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Vol. 12, No. 2, 2013
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Robert J. Lewis
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Nancy Snipper
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music reviews by

Nancy Snipper




Denis Brott, the great cellist and founder of the festival which is now in its eighteenth year knows how to make the music we love a beloved mainstay feature of Montreal’s cultural life that includes many prestigious and internationally recognized concert events. His remarkable team, which not surprisingly includes great doers, such as renowned classical guitarist Davis Joachim – now the administrator for the festival - guarantees the best in chamber music.

Performing the great masters are artists of exceptional acclaim – including Mr. Brott himself and master cellist Colin Carr. Pianists Jean Phillippe Collard and Oliver Jones are only a few of the many artists taking part in this grand festival which features such stellar ensembles as The Emerson Quartet, The Boston Chamber Music Society, The Swingle Singers, the Cecilia String Quartet, The Fine Arts Quartet and many more remarkable ensembles. Jazz and classical styles fill the program which includes Bach’s entire Brandenberg Concertos! A number of period instruments -- one valued in the millions -- will be played by the winners of the 2012 Canada Council Musical Instrument Bank These musicians are sure to wow you as they bring Bach’s complete violin concertos to your ears.

Enjoy the sound and the beauty of these century-old works of incomparably crafted instrumental art. The Montreal Chamber Music Festival is a rare treasure whose gifts sparkle and delight. It comes around only once a year, so be sure to attend. The festival runs from May 9 to June 1. For programming information and reservations, go to:



These amazing guitarists -- Odair and Sergio Assad -- gave us the classiest and most colourful cross-cultural sound tour of South America. Their pieces joyously resonated far beyond Latino borders. We heard the subtle yet highly intricate duo guitar playing of the Assad Brothers - two guitar gods whose brilliance brought us the lovely sounds of Brazil, Cuba and more. We gushed over their Argentine pieces, stepped to the beat of “Afro” – an original composition composed by Señor D’Rivera, and when they performed their own composition that combined their dual heritage (Lebanese and Brazilian), we traveled into rhythms, sounds and keys weaving a melody of exotic excellence. Their Astor Piazzolla sent cries of joy from the audience, but the cries of ecstasy hit an even higher pitch after they performed Aaron Copeland’s Hoedown.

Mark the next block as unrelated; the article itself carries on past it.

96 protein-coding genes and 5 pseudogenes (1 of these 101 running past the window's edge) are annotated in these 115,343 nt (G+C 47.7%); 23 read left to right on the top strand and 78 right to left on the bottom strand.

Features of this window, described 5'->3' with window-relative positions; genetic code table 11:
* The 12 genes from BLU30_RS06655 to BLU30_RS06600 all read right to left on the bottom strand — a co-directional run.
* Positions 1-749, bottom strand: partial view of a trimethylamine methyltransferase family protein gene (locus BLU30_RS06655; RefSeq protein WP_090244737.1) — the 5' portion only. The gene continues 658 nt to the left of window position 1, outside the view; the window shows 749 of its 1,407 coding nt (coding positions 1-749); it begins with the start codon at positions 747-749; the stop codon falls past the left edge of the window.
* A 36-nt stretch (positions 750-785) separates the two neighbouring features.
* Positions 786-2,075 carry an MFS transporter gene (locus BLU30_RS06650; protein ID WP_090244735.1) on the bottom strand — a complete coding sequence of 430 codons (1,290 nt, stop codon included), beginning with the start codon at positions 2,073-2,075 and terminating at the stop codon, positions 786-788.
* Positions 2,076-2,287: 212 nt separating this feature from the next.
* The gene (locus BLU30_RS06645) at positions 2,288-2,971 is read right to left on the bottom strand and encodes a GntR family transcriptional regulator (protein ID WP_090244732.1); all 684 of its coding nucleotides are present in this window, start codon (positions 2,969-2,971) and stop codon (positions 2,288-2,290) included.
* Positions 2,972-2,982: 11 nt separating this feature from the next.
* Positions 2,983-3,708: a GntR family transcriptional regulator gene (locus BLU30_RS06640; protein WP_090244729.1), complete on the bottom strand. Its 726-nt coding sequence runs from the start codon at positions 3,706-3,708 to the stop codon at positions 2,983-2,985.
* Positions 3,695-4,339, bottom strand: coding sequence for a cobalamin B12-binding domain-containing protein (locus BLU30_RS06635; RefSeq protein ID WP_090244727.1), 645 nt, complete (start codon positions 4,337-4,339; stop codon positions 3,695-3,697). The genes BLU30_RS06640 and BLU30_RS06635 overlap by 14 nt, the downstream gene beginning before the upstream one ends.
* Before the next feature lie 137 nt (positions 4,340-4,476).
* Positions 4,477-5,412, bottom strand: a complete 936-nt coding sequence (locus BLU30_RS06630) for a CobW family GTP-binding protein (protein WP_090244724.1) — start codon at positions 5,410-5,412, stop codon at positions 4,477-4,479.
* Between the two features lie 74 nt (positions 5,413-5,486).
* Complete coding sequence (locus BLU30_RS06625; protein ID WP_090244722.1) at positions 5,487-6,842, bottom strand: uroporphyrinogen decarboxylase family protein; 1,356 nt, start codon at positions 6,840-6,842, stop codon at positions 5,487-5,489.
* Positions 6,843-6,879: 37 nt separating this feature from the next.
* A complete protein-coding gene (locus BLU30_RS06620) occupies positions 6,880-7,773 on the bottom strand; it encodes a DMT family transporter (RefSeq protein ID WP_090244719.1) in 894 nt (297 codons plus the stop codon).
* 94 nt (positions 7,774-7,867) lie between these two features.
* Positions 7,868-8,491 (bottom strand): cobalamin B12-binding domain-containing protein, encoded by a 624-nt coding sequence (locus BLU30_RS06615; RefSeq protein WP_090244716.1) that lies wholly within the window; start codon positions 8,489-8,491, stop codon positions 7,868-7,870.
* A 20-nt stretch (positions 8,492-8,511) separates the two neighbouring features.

We were in the company of musicians who know no limits to their creativity and technical wizardry. Paquito joined them after the first two guitar songs were played. This Cuban legend plays clarinet with such ease, beauty and confidence. He’s been doing it since he was a kid; his dad was a clarinettist. The sounds he can make from his clarinet are truly amazing. His roaring rapid runs are thrilling to hear. What speed. He totally engaged us with his humour, telling us that the sheet music on his stand was for show only, “To impress as I can’t read music.” He said it with clever Cuban wit and sincerity. What a joker.

Hombre. Can he ever warm up an audience. He joked about so many things, and when he played the clarinet, he even made funny faces while playing. He was stand-up clarinet comedian. We couldn’t stop laughing. He talked about not remembering pieces, but as long as he and the Assads started on time and ended in time -- on the right note, all was fine. Let me tell you, the man’s humour matches the humility of his musician partners. They laughed along and had to do a lot of finger/guitar licking stuff to go along with Paquito’s improvisational playing.

Paquito clearly loves the stage and the people watching him. He got us to sing “salt peanuts” when the phrases ended to his Dizzy Gillespie piece. I have never heard the clarinet played that way; likewise the Assad Brothers were mesmerizing. Each could alternate from lead to rhythm in a nanosecond. The dexterity of their playing is dauntless. They can do anything on their guitars; the most complex of passages were polished off with great skill, and their timing is second to none. They were always in sync.